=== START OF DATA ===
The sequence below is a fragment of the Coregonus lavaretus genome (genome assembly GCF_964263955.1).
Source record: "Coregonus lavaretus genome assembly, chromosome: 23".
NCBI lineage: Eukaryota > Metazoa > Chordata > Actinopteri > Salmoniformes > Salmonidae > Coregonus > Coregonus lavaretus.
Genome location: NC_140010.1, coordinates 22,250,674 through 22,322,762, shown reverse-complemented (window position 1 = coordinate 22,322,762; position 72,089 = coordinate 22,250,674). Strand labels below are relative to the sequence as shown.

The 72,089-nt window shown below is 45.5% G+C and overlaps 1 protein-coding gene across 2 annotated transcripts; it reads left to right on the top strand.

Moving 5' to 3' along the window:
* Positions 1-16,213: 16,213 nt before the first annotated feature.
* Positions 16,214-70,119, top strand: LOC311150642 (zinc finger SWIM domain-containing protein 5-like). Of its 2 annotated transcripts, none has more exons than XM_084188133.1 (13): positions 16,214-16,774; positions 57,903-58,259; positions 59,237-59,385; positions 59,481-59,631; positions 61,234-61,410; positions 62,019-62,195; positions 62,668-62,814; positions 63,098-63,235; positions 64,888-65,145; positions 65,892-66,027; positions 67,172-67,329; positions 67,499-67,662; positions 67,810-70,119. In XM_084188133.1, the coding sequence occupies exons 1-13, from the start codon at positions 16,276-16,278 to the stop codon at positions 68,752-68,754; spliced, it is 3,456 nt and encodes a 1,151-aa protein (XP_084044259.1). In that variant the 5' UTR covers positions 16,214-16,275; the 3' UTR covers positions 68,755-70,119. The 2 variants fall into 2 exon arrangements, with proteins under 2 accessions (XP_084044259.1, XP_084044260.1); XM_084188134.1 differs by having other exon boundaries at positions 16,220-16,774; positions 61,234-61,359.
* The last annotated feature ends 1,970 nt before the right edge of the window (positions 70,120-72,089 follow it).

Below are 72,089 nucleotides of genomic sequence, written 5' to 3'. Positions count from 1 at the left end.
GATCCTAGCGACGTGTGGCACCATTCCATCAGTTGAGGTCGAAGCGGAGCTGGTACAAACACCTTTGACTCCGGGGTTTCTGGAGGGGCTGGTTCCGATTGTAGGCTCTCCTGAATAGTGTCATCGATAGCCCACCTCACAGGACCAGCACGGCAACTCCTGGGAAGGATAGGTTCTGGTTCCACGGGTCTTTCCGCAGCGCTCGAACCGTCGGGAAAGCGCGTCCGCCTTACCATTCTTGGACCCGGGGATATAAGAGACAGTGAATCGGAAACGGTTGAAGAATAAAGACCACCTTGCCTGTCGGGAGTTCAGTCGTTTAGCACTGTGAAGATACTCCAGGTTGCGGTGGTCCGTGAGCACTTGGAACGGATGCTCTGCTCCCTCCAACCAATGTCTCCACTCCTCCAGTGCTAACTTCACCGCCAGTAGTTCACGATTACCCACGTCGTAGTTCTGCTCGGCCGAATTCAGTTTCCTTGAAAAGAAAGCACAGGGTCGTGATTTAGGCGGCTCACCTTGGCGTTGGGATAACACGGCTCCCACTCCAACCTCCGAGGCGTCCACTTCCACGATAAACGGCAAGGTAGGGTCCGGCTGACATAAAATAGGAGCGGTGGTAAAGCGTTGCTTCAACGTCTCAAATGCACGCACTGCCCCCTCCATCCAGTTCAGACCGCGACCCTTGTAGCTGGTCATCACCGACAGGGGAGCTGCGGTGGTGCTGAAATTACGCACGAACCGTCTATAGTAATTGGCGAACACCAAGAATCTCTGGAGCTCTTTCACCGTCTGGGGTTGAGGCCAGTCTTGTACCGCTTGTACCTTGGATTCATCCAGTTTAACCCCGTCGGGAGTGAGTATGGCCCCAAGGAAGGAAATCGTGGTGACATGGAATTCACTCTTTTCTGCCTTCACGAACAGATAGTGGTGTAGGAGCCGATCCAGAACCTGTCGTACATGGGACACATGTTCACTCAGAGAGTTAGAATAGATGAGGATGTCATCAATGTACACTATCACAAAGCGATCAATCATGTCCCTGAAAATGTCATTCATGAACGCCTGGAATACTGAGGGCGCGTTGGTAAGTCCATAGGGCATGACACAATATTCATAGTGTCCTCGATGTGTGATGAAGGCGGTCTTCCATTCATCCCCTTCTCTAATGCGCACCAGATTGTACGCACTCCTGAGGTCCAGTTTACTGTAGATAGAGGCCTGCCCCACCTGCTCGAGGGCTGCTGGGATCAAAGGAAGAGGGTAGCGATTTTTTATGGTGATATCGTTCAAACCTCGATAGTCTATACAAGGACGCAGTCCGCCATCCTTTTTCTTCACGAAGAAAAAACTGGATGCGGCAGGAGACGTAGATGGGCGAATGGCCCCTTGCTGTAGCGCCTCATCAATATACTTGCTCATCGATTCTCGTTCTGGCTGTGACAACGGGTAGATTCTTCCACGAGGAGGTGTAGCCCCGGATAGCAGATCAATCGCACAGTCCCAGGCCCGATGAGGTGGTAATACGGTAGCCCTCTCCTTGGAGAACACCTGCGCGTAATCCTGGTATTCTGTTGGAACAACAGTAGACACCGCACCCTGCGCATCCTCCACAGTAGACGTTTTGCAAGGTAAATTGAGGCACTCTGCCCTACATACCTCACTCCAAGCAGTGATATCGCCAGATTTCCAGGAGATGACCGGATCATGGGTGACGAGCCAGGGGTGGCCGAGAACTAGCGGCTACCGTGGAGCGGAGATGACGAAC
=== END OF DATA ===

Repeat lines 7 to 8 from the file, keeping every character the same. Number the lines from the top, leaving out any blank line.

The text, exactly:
* Positions 1-16,213: 16,213 nt before the first annotated feature.
* Positions 16,214-70,119, top strand: LOC311150642 (zinc finger SWIM domain-containing protein 5-like). Of its 2 annotated transcripts, none has more exons than XM_084188133.1 (13): positions 16,214-16,774; positions 57,903-58,259; positions 59,237-59,385; positions 59,481-59,631; positions 61,234-61,410; positions 62,019-62,195; positions 62,668-62,814; positions 63,098-63,235; positions 64,888-65,145; positions 65,892-66,027; positions 67,172-67,329; positions 67,499-67,662; positions 67,810-70,119. In XM_084188133.1, the coding sequence occupies exons 1-13, from the start codon at positions 16,276-16,278 to the stop codon at positions 68,752-68,754; spliced, it is 3,456 nt and encodes a 1,151-aa protein (XP_084044259.1). In that variant the 5' UTR covers positions 16,214-16,275; the 3' UTR covers positions 68,755-70,119. The 2 variants fall into 2 exon arrangements, with proteins under 2 accessions (XP_084044259.1, XP_084044260.1); XM_084188134.1 differs by having other exon boundaries at positions 16,220-16,774; positions 61,234-61,359.